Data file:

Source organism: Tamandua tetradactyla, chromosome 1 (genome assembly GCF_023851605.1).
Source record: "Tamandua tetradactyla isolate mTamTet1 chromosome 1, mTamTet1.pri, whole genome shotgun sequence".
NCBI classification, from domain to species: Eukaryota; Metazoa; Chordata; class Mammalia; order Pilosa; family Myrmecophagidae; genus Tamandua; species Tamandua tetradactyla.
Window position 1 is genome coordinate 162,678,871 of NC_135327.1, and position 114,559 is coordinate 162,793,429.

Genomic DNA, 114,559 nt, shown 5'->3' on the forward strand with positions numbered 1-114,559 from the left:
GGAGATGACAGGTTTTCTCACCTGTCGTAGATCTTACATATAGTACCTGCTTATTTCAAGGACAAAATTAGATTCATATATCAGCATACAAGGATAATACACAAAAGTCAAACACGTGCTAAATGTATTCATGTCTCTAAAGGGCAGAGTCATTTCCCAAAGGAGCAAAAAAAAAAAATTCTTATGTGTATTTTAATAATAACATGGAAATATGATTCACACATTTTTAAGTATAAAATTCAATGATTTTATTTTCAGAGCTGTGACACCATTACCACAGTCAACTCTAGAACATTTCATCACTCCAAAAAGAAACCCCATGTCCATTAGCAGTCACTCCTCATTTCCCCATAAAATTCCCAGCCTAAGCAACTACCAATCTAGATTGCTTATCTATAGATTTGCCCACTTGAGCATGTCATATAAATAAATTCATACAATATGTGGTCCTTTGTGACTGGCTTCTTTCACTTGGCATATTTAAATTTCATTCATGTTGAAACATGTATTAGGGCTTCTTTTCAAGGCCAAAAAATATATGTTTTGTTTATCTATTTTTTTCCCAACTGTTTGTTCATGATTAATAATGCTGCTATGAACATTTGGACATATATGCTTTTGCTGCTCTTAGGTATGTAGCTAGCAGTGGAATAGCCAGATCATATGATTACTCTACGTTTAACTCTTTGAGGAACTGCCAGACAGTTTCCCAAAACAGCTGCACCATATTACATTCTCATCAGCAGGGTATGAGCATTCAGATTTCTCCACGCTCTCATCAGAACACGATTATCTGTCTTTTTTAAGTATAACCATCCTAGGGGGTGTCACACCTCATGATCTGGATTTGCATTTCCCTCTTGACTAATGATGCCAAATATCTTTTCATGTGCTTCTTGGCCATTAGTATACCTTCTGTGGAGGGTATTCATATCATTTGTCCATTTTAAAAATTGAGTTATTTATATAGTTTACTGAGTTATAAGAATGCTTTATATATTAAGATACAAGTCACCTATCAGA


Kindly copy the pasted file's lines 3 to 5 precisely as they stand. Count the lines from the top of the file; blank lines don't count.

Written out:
NCBI classification, from domain to species: Eukaryota; Metazoa; Chordata; class Mammalia; order Pilosa; family Myrmecophagidae; genus Tamandua; species Tamandua tetradactyla.
Window position 1 is genome coordinate 162,678,871 of NC_135327.1, and position 114,559 is coordinate 162,793,429.

Genomic DNA, 114,559 nt, shown 5'->3' on the forward strand with positions numbered 1-114,559 from the left: